Implications of direct-to-consumer whole-exome sequencing in South Africa

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Peer-Reviewed Research
  • SDG 3
  • Abstract:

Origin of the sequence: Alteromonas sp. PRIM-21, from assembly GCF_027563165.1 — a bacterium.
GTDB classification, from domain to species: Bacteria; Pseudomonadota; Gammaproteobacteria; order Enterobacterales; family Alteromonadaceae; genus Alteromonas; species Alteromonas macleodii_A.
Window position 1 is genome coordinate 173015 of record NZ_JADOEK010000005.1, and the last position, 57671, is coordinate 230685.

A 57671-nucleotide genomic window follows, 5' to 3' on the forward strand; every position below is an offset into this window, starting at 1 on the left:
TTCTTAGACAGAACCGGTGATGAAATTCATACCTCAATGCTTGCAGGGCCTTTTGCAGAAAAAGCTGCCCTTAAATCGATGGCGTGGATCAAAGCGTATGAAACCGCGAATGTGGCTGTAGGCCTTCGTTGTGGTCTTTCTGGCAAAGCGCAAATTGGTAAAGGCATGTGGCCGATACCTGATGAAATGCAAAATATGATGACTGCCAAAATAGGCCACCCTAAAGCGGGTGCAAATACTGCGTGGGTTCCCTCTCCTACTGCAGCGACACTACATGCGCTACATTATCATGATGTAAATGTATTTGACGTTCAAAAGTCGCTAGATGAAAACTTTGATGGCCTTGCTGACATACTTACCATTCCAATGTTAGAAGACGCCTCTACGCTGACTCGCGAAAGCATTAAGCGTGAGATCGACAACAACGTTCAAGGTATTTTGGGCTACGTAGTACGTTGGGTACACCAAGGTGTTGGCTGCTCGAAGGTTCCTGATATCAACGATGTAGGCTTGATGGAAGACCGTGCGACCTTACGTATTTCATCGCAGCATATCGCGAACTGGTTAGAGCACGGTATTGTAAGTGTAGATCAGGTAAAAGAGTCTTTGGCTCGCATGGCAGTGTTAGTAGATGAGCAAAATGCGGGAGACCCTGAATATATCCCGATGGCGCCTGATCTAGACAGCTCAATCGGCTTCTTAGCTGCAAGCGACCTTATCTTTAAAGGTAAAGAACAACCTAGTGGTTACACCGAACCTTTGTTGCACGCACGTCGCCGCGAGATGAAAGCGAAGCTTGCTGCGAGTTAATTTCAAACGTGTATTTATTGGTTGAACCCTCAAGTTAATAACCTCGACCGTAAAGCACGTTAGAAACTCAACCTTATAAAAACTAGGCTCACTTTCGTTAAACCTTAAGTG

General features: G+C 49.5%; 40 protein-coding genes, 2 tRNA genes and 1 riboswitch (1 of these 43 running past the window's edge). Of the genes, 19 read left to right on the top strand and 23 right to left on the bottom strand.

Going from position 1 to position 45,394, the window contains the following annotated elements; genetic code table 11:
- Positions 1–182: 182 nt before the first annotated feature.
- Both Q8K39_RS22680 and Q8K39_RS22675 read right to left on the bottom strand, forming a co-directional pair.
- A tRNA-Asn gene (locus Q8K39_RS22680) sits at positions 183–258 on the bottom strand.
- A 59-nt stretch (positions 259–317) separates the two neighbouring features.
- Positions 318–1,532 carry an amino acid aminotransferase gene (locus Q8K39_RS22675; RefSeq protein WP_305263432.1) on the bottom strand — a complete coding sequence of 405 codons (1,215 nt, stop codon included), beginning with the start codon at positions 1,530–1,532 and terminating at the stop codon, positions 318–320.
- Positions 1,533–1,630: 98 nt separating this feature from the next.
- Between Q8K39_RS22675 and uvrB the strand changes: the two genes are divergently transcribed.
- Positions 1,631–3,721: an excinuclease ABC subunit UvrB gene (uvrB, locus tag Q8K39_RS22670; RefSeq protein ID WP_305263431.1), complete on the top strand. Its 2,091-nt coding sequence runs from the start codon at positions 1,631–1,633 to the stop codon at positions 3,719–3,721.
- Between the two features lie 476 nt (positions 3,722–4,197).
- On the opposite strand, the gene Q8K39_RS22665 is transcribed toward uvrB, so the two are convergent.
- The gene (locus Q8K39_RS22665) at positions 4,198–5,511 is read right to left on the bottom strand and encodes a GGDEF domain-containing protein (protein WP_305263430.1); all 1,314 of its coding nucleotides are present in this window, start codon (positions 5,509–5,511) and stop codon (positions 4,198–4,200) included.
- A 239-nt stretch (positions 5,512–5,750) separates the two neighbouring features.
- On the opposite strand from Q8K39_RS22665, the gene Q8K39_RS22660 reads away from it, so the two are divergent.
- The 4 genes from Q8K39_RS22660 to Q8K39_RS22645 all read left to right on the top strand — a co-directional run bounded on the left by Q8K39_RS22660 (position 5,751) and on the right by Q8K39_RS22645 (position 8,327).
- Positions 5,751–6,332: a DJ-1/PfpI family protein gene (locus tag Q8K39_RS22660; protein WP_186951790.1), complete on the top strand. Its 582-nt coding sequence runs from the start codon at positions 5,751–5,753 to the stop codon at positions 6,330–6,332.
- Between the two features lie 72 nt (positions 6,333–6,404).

Next-generation sequencing (NGS) has truly transformed human genetics and is now an integral discovery tool in the field. Whole-exome sequencing (WES) – an NGS application focused on the proteincoding regions of the human genome – has already bridged the bench-to-bedside divide internationally and is offered as a clinical test by several accredited laboratories. Clinical WES is not currently offered in South Africa (SA) for a number of reasons, including technological constraints, insufficient storage for the resulting large datasets, ethical considerations and limitations of our understanding of the impact of human genetic variants on health and in terms of clinical utility. The historical under-representation of individuals of black African descent in genomics research further complicates the interpretation of results obtained from WES data in black Africans. Concurrently, the application of WES for preventive healthcare in seemingly healthy individuals is progressing rapidly. WES offered as a direct-to-consumer (DTC) genetic test to healthy individuals in aid of wellness and future disease risk prediction raises many critical considerations, some of which were highlighted previously in the SAMJ by the Southern African Society for Human Genetics. This topic is currently back in the headlines as local health insurance company Discovery Health launched their suite of personalised medicine products, which includes WES.[5-7] This offering is presented in partnership with US-based company Human Longevity, Inc. (HLI) under the leadership of J Craig Venter.